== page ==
Skip to main page content
Access keys NCBI Homepage MyNCBI Homepage Main Content Main Navigation

Abstract

Background: We describe the genome of the western painted turtle, Chrysemys picta bellii, one of the most widespread, abundant, and well-studied turtles. We place the genome into a comparative evolutionary context, and focus on genomic features associated with tooth loss, immune function, longevity, sex differentiation and determination, and the species' physiological capacities to withstand extreme anoxia and tissue freezing.

Results: Our phylogenetic analyses confirm that turtles are the sister group to living archosaurs, and demonstrate an extraordinarily slow rate of sequence evolution in the painted turtle. The ability of the painted turtle to withstand complete anoxia and partial freezing appears to be associated with common vertebrate gene networks, and we identify candidate genes for future functional analyses. Tooth loss shares a common pattern of pseudogenization and degradation of tooth-specific genes with birds, although the rate of accumulation of mutations is much slower in the painted turtle. Genes associated with sex differentiation generally reflect phylogeny rather than convergence in sex determination functionality. Among gene families that demonstrate exceptional expansions or show signatures of strong natural selection, immune function and musculoskeletal patterning genes are consistently over-represented.

Conclusions: Our comparative genomic analyses indicate that common vertebrate regulatory networks, some of which have analogs in human diseases, are often involved in the western painted turtle's extraordinary physiological capacities. As these regulatory pathways are analyzed at the functional level, the painted turtle may offer important insights into the management of a number of human health disorders.

Figures

Figure 1
Figure 1
Standard deviation of GC content at different spatial scales. Genomes were partitioned into non-overlapping windows (5-, 20-, 80-, and 320-kb). As window size increases, variation in GC content naturally decreases. The western painted turtle exhibits a pattern consistent with high variation in nucleotide composition at smaller scales, rather than sustained isochoric variation at larger scales seen in mammals and birds. The expected pattern of decreasing standard variation assumes a compositionally homogeneous genome with a mean GC proportion of 0.41.
Figure 2
Figure 2
A revised phylogeny of major amniote lineages and their rates of molecular evolution. (a) Bayesian phylogram depicting the relationships of the eight primary amniote lineages, and their rates of molecular evolution. The phylogeny demonstrates the sister group relationship of turtle and archosaurs (allligator plus birds). The numbers at nodes denote posterior probabilities (all are at the maximum of 1.0). (b) The histogram shows the relative rate of substitution inferred for each lineage under a relaxed clock. For analysis details, see Materials and Methods, Phylogeny and substitution rate).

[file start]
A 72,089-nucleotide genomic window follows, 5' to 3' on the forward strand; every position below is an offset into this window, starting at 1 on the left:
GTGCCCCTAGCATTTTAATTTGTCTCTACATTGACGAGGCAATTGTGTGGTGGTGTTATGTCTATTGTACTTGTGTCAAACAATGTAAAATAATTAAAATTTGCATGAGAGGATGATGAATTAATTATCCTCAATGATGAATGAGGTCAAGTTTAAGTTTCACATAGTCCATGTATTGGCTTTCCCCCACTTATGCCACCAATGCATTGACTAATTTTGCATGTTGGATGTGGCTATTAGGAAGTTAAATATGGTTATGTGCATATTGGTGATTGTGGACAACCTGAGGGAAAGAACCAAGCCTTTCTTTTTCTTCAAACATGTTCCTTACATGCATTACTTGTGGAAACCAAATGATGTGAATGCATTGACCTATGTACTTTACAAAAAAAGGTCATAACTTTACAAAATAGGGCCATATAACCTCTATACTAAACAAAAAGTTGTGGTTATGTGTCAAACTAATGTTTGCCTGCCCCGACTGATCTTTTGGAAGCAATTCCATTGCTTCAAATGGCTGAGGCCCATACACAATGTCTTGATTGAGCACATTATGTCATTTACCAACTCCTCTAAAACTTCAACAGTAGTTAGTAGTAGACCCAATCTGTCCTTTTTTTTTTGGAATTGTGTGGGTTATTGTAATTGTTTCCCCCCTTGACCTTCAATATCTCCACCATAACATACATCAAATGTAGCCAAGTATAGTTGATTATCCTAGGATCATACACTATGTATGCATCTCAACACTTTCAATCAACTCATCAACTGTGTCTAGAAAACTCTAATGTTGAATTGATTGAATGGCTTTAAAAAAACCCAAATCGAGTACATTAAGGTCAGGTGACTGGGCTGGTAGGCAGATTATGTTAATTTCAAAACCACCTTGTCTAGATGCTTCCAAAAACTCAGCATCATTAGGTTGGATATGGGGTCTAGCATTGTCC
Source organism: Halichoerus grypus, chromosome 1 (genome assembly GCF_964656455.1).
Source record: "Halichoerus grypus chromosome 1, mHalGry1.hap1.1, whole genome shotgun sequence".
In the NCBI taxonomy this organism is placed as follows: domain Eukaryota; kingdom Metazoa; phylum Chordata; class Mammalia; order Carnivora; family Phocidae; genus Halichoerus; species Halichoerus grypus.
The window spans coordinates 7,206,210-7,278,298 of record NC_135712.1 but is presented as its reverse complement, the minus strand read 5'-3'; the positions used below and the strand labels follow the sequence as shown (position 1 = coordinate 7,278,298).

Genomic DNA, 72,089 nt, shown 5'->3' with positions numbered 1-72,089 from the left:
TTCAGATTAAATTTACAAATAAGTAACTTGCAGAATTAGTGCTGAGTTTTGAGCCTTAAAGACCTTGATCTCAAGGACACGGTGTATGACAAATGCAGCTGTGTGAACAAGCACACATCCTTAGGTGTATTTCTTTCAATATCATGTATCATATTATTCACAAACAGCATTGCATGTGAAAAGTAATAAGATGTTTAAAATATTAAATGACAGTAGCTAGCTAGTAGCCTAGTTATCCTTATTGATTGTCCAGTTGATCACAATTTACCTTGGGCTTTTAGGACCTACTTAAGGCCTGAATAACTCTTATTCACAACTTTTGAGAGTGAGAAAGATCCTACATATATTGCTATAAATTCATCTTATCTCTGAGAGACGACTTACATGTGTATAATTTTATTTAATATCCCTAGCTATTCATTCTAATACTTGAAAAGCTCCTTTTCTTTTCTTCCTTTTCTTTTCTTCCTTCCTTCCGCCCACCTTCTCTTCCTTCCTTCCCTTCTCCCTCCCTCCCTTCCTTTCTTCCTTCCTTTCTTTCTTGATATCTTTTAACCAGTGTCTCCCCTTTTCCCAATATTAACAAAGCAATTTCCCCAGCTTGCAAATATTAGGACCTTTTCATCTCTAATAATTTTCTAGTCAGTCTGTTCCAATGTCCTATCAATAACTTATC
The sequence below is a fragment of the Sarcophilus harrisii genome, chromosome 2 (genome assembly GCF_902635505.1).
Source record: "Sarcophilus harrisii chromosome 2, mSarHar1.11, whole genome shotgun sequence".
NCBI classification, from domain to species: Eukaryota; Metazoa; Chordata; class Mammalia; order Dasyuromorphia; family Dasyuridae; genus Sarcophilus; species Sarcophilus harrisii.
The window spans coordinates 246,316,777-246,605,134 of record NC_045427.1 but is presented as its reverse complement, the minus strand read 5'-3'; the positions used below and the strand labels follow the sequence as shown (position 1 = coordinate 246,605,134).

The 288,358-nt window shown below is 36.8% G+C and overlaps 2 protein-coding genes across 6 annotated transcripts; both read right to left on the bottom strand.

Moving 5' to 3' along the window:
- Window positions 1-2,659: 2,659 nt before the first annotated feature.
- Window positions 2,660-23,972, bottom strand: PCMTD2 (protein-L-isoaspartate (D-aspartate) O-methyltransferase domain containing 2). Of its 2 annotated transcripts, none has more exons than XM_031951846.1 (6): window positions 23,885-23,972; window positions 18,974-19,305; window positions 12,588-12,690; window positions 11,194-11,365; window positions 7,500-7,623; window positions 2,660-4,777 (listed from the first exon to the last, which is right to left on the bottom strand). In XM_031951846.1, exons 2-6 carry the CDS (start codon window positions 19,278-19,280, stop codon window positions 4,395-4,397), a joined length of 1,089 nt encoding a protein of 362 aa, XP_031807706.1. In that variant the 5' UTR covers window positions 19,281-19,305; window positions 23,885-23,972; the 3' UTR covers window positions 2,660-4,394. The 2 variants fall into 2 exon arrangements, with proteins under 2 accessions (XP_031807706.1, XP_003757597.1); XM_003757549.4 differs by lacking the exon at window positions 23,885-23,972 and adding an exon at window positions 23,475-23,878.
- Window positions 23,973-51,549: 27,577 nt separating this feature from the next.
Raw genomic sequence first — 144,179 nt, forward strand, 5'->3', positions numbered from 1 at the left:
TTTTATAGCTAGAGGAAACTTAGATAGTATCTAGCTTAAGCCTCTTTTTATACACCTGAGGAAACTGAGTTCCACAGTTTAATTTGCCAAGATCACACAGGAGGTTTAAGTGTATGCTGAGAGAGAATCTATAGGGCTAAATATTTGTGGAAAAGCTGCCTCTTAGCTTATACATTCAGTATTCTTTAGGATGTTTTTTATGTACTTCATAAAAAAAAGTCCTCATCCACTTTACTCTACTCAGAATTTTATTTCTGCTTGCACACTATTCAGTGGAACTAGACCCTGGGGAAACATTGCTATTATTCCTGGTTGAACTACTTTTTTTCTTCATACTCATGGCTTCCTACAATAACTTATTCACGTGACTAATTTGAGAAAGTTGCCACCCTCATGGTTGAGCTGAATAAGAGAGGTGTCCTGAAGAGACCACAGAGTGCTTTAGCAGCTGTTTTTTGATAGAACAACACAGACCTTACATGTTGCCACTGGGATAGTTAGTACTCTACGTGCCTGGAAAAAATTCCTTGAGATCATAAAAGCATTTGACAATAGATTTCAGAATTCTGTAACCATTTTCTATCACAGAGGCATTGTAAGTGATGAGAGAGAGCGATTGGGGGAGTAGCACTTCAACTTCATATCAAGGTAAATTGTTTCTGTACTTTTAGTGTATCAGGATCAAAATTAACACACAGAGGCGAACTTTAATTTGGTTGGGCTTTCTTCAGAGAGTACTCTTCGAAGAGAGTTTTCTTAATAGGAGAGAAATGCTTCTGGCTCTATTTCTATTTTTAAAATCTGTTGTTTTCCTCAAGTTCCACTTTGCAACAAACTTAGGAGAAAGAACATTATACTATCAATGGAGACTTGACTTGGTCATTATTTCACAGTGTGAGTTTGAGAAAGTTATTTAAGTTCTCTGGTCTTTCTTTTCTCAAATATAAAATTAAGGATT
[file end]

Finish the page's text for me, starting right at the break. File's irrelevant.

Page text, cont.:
Figure 3
Figure 3
Western painted turtle miR-29b and response to freezing. (a) Nucleotide sequence and predicted secondary structure of pre-miR-29b transcripts from H. sapiens, A. spinifera, and C. p. bellii at 25 C. Nucleotide substitution which leads to differential terminal stem-loop formation that is unique to C. p. bellii is circled. (b) Relative expression levels of miR-29b as assessed by quantitative RT-PCR in liver samples of hatchling western painted turtles under control (5°C acclimated), 24 h frozen (at -2.5°C), or 4 h thawed (at 5°C) conditions. Data are means ± s.e.m. (n = 5 different animals). Parallel analysis of 5S rRNA found no significant changes between control and experimental conditions for this reference RNA. * Significantly different from the corresponding control (P <0.05).
Figure 4
Figure 4
Conserved syntenic regions containing tooth-specific genes across toothed (human, anole) and edentulous (turtle, chicken) vertebrates. AMBN and ENAM are in a reptile-specific chromosomal region, precluding the use of human as a reference sequence for these genes. Dashed outlines indicate pseudogenization.
Figure 5
Figure 5
Maximum likelihood estimates of the phylogenetic relationships among taxa for five genes involved in gonadogenesis. Branch lengths are proportional to the number of substitutions per site; numbers at nodes are bootstrap proportions based on 500 pseudoreplicates. Colored branches denote the taxonomic group for each taxon. Tip font colors denote sex-determining mechanisms (red = TSD, gray = GSD). For all species, the full coding region was utilized except where only partial sequences were available, in which case the tip is denoted as (P).
Figure 6
Figure 6
Gene families showing expansion in the western painted turtle lineage. The number of genes within a family is provided in front of each bar. Gene families associated with the immune response are shown in red.

Similar articles

See all similar articles

Cited by 95 articles

See all "Cited by" articles

References

    1. Romer AS. Vertebrate paleontology. 3. Chicago, IL: University of Chicago Press; 1967.
    1. Li C, Wu X-C, Rieppel O, Wang L-T, Zhao L-J. An ancestral turtle from the Late Triassic of southwestern China. Nature. 2008;14:497–501. doi: 10.1038/nature07533. - DOI - PubMed
    1. Gaffney ES, Jenkins FA. The cranial morphology of Kayentachelys, an Early Jurassic cryptodire, and the early history of turtles. Acta Zoologica. 2010;14:335–368.
    1. Ultsch GR, Jackson DC. Long-term submergence at 3-degrees-C of the turtle, Chrysemys picta bellii, in normoxic and severely hypoxic water. 1. Survival, gas-exchange and acid-base status. J Exp Biol. 1982;14:11–28. - PubMed
    1. Johlin JM, Moreland FB. Studies of the blood picture of the turtle after complete anoxia. J Biol Chem. 1933;14:107–114.

Publication types

MeSH terms

Feedback